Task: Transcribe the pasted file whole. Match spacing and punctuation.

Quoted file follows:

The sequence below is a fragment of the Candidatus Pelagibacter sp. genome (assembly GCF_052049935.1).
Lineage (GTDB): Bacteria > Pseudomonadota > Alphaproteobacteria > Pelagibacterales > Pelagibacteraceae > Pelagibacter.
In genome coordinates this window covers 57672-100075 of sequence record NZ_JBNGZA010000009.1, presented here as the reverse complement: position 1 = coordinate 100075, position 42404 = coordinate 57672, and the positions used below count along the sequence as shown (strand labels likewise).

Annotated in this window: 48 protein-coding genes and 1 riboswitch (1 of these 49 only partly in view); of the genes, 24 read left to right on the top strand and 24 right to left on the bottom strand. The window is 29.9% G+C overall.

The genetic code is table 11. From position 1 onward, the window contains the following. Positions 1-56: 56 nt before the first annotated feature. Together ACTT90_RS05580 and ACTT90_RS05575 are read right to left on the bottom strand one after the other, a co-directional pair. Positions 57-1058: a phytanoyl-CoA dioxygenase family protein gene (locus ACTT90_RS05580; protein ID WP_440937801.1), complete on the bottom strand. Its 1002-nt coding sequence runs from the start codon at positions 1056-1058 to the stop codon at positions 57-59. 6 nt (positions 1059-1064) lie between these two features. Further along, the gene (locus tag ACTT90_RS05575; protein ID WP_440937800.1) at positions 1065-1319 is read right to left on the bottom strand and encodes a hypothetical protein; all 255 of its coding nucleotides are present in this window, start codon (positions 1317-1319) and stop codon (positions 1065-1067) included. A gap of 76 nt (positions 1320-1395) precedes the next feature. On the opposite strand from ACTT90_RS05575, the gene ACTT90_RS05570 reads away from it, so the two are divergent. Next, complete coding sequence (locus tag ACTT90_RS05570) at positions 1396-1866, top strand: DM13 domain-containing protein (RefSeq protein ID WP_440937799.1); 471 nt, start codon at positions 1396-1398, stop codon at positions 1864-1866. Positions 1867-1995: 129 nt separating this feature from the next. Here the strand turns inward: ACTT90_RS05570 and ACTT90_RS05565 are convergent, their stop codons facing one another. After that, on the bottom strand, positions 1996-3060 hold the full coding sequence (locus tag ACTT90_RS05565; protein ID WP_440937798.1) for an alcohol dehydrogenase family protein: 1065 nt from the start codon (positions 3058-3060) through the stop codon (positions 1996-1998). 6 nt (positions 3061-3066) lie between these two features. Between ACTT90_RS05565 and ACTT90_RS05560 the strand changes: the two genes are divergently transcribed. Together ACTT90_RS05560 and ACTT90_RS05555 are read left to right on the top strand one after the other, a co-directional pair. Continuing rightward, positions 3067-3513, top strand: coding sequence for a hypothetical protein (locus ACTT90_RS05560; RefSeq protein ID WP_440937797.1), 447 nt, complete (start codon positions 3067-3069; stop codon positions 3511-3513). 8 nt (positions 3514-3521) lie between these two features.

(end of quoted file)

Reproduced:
The sequence below is a fragment of the Candidatus Pelagibacter sp. genome (assembly GCF_052049935.1).
Lineage (GTDB): Bacteria > Pseudomonadota > Alphaproteobacteria > Pelagibacterales > Pelagibacteraceae > Pelagibacter.
In genome coordinates this window covers 57672-100075 of sequence record NZ_JBNGZA010000009.1, presented here as the reverse complement: position 1 = coordinate 100075, position 42404 = coordinate 57672, and the positions used below count along the sequence as shown (strand labels likewise).

Annotated in this window: 48 protein-coding genes and 1 riboswitch (1 of these 49 only partly in view); of the genes, 24 read left to right on the top strand and 24 right to left on the bottom strand. The window is 29.9% G+C overall.

The genetic code is table 11. From position 1 onward, the window contains the following. Positions 1-56: 56 nt before the first annotated feature. Together ACTT90_RS05580 and ACTT90_RS05575 are read right to left on the bottom strand one after the other, a co-directional pair. Positions 57-1058: a phytanoyl-CoA dioxygenase family protein gene (locus ACTT90_RS05580; protein ID WP_440937801.1), complete on the bottom strand. Its 1002-nt coding sequence runs from the start codon at positions 1056-1058 to the stop codon at positions 57-59. 6 nt (positions 1059-1064) lie between these two features. Further along, the gene (locus tag ACTT90_RS05575; protein ID WP_440937800.1) at positions 1065-1319 is read right to left on the bottom strand and encodes a hypothetical protein; all 255 of its coding nucleotides are present in this window, start codon (positions 1317-1319) and stop codon (positions 1065-1067) included. A gap of 76 nt (positions 1320-1395) precedes the next feature. On the opposite strand from ACTT90_RS05575, the gene ACTT90_RS05570 reads away from it, so the two are divergent. Next, complete coding sequence (locus tag ACTT90_RS05570) at positions 1396-1866, top strand: DM13 domain-containing protein (RefSeq protein ID WP_440937799.1); 471 nt, start codon at positions 1396-1398, stop codon at positions 1864-1866. Positions 1867-1995: 129 nt separating this feature from the next. Here the strand turns inward: ACTT90_RS05570 and ACTT90_RS05565 are convergent, their stop codons facing one another. After that, on the bottom strand, positions 1996-3060 hold the full coding sequence (locus tag ACTT90_RS05565; protein ID WP_440937798.1) for an alcohol dehydrogenase family protein: 1065 nt from the start codon (positions 3058-3060) through the stop codon (positions 1996-1998). 6 nt (positions 3061-3066) lie between these two features. Between ACTT90_RS05565 and ACTT90_RS05560 the strand changes: the two genes are divergently transcribed. Together ACTT90_RS05560 and ACTT90_RS05555 are read left to right on the top strand one after the other, a co-directional pair. Continuing rightward, positions 3067-3513, top strand: coding sequence for a hypothetical protein (locus ACTT90_RS05560; RefSeq protein ID WP_440937797.1), 447 nt, complete (start codon positions 3067-3069; stop codon positions 3511-3513). 8 nt (positions 3514-3521) lie between these two features.